Next: Mindfulness in the mid-range
Dejounte Murray can do damage if his shot selection and awareness improve in the San Antonio Spurs’ final games.
Watching Dejounte’s growth as a mid-range jump shooter has been a spectacle for Spurs fans. An unsteady shooter as a rookie, Murray never showed much of a tendency to score outside of the paint in his early seasons. The improved jumper has been a major talking point since the last offseason before he suffered his ACL injury. In his first season as a full-time starter, Murray proved that his shot creation and mid-range jumper are coming along.
Inside the bubble, we’ve seen the pros and cons of Murray’s shot. His 21-point outing against the Memphis Grizzlies was efficient and effective as DJ went 9-of-19 with a double-double. On the flip side, he’s also gotten into a habit of forcing shots when he doesn’t need to. It comes off like Murray he feels that he has something to prove when taking a lot of these field goal attempts instead of buying into his position and passing out.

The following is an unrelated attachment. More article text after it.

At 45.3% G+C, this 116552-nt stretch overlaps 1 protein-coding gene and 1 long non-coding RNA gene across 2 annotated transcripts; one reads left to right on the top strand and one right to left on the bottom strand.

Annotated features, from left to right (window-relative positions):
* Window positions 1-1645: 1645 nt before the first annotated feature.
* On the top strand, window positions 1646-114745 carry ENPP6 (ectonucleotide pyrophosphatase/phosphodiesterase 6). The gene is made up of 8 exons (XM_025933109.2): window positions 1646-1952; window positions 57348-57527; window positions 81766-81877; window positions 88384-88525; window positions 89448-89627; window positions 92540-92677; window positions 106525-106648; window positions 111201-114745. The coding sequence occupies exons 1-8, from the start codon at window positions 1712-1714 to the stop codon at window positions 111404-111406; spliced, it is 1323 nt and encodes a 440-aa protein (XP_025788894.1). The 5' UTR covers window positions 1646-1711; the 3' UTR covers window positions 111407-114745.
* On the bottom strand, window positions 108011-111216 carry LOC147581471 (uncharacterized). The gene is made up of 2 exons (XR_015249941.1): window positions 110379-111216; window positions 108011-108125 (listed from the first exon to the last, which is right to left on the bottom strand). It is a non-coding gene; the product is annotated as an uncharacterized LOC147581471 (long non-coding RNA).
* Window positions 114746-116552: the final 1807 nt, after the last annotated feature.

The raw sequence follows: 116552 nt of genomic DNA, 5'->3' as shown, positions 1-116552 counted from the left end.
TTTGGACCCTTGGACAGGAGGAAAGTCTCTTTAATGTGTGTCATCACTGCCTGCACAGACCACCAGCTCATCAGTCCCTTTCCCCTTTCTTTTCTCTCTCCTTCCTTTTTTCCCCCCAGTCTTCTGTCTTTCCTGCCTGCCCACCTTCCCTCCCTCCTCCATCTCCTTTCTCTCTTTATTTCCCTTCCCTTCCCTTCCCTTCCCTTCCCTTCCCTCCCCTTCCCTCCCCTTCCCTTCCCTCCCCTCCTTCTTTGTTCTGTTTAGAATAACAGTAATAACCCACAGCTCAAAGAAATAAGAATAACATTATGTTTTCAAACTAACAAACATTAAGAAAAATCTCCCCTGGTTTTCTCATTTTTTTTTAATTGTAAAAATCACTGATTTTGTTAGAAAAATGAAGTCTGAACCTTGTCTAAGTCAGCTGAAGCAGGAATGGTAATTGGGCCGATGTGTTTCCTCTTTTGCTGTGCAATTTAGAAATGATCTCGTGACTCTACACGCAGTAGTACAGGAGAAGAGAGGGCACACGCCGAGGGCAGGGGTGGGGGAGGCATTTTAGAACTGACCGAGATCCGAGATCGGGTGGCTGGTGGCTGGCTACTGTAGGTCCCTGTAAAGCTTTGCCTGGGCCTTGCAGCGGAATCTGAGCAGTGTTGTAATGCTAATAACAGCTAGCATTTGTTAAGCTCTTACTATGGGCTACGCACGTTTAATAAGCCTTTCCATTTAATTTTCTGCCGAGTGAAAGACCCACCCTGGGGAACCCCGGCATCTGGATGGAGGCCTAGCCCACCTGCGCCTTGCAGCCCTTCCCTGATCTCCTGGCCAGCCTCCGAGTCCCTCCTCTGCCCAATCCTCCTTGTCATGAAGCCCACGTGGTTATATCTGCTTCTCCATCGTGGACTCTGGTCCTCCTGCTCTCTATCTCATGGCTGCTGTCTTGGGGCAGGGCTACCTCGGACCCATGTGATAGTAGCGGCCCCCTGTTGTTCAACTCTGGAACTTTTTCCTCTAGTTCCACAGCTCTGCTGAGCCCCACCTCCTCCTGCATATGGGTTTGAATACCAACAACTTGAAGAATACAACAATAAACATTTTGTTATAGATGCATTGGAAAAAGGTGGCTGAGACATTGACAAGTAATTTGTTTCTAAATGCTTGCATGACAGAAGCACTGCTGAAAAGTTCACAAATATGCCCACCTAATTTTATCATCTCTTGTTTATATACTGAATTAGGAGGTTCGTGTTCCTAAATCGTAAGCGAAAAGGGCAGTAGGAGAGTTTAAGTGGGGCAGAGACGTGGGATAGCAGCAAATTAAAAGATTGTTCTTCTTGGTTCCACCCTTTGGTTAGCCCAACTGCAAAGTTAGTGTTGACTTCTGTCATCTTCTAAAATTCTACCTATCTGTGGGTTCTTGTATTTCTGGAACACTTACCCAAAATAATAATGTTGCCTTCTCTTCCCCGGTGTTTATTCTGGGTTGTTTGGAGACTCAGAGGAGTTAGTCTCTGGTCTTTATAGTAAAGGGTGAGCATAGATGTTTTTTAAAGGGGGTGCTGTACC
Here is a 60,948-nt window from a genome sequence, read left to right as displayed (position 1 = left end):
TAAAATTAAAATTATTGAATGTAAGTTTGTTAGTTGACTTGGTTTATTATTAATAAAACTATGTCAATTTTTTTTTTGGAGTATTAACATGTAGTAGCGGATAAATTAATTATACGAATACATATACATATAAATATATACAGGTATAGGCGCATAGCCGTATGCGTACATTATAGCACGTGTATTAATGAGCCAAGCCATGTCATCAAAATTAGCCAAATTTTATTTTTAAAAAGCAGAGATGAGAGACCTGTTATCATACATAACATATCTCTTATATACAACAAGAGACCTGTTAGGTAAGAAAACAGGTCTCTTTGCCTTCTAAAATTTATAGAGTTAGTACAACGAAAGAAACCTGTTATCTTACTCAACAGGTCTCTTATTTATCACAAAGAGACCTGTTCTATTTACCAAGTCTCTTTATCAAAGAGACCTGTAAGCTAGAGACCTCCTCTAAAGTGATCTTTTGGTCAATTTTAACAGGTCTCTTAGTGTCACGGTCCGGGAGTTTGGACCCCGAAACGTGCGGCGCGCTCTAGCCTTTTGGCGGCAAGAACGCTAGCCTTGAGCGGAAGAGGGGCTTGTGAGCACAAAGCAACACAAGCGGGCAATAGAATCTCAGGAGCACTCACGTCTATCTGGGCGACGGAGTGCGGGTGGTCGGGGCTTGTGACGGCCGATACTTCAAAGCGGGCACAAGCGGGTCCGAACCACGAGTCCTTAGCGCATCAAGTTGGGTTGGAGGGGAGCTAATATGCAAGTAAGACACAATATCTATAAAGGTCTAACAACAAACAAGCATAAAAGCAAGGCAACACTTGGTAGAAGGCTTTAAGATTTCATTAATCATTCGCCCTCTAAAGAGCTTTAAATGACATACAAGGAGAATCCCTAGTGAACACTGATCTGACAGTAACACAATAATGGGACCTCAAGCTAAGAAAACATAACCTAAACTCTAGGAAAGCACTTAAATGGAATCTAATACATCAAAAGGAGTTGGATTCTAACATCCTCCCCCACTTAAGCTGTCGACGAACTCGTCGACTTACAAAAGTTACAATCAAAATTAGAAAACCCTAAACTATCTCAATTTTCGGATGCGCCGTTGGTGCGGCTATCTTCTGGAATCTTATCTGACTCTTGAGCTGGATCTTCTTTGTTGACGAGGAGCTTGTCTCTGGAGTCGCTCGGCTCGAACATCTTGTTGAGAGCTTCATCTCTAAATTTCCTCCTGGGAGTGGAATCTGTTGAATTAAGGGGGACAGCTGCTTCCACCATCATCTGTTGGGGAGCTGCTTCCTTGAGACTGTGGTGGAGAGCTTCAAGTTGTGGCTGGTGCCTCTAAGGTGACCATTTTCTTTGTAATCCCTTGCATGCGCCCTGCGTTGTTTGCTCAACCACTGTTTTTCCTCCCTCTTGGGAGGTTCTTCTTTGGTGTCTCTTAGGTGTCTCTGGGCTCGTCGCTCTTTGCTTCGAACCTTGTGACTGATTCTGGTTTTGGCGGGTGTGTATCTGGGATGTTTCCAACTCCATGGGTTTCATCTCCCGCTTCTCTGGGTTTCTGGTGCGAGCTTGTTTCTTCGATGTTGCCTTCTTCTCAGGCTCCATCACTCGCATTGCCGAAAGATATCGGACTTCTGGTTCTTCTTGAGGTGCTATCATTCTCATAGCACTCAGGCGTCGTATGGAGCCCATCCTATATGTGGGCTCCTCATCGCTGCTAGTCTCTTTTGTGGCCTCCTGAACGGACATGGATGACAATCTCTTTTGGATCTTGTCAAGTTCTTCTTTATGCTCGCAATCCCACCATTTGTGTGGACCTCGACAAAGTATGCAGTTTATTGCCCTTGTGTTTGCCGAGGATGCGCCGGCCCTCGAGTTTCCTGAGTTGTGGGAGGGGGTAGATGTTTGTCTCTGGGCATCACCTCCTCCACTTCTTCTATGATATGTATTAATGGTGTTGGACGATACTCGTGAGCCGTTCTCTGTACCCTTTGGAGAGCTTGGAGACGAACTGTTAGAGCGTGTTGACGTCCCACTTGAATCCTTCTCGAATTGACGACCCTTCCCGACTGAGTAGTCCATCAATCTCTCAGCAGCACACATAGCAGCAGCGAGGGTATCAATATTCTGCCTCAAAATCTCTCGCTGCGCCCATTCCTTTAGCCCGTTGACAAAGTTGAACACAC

Murray isn’t wrong about having something to prove — Many critics doubt that he’ll ever be an effective jump shooter. Perhaps if he keeps shooting the way he has at 46.2 percent on middies, he can put that narrative to rest. Still, there are ways for him to improve his percentages by getting to the zones where he’s most confident.
— San Antonio Spurs (@spurs) August 3, 2020
Through these five games, Murray is 3-for-11 on standstill jumpers contrasted with his 46 percent shooting on pull-ups and stepbacks. Like DeRozan, who serves as a great role model for the mid-range savant, Murray needs to prioritize the shots that he’s most comfortable with — even if that means going out of his way to get to his spots.
Murray is a sure-fire bucket from the baseline and hit 43.8 percent of his shots from the right corner this season. Getting to that side of the floor for the majority of his jumpers would do dividends for the up-and-comer. This would take an offensive strategy similar to how the Spurs cater to LaMarcus Aldridge‘s affinity for his left side for those signature mid-range jumpers.
Turnovers, which have previously been an issue for Dejounte, have come down as of late. That’s a great step toward improving his overall awareness on the court but there’s plenty of work to be done. The next step for the young guard is to prioritize getting to his spots on the floor.
Next: Finishing shots in the paint
Sooner than later, the San Antonio Spurs need Dejounte Murray to make his shots in the paint.